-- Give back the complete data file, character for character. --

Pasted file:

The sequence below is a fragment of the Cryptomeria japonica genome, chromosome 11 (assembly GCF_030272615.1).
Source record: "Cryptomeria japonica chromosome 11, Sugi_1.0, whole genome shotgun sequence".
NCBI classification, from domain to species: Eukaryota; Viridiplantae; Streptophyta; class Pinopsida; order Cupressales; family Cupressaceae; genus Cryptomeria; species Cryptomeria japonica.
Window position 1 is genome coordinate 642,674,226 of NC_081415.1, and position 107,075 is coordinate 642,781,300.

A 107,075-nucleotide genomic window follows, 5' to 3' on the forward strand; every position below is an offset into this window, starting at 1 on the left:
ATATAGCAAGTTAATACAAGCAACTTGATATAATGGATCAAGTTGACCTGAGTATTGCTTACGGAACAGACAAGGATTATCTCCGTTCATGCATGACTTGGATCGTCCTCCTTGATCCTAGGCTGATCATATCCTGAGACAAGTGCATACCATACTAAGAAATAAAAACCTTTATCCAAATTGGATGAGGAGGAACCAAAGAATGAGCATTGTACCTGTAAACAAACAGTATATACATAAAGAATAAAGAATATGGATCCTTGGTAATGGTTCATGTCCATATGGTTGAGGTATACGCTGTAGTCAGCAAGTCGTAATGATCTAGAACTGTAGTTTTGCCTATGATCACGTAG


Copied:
The sequence below is a fragment of the Cryptomeria japonica genome, chromosome 11 (assembly GCF_030272615.1).
Source record: "Cryptomeria japonica chromosome 11, Sugi_1.0, whole genome shotgun sequence".
NCBI classification, from domain to species: Eukaryota; Viridiplantae; Streptophyta; class Pinopsida; order Cupressales; family Cupressaceae; genus Cryptomeria; species Cryptomeria japonica.
Window position 1 is genome coordinate 642,674,226 of NC_081415.1, and position 107,075 is coordinate 642,781,300.

A 107,075-nucleotide genomic window follows, 5' to 3' on the forward strand; every position below is an offset into this window, starting at 1 on the left:
ATATAGCAAGTTAATACAAGCAACTTGATATAATGGATCAAGTTGACCTGAGTATTGCTTACGGAACAGACAAGGATTATCTCCGTTCATGCATGACTTGGATCGTCCTCCTTGATCCTAGGCTGATCATATCCTGAGACAAGTGCATACCATACTAAGAAATAAAAACCTTTATCCAAATTGGATGAGGAGGAACCAAAGAATGAGCATTGTACCTGTAAACAAACAGTATATACATAAAGAATAAAGAATATGGATCCTTGGTAATGGTTCATGTCCATATGGTTGAGGTATACGCTGTAGTCAGCAAGTCGTAATGATCTAGAACTGTAGTTTTGCCTATGATCACGTAG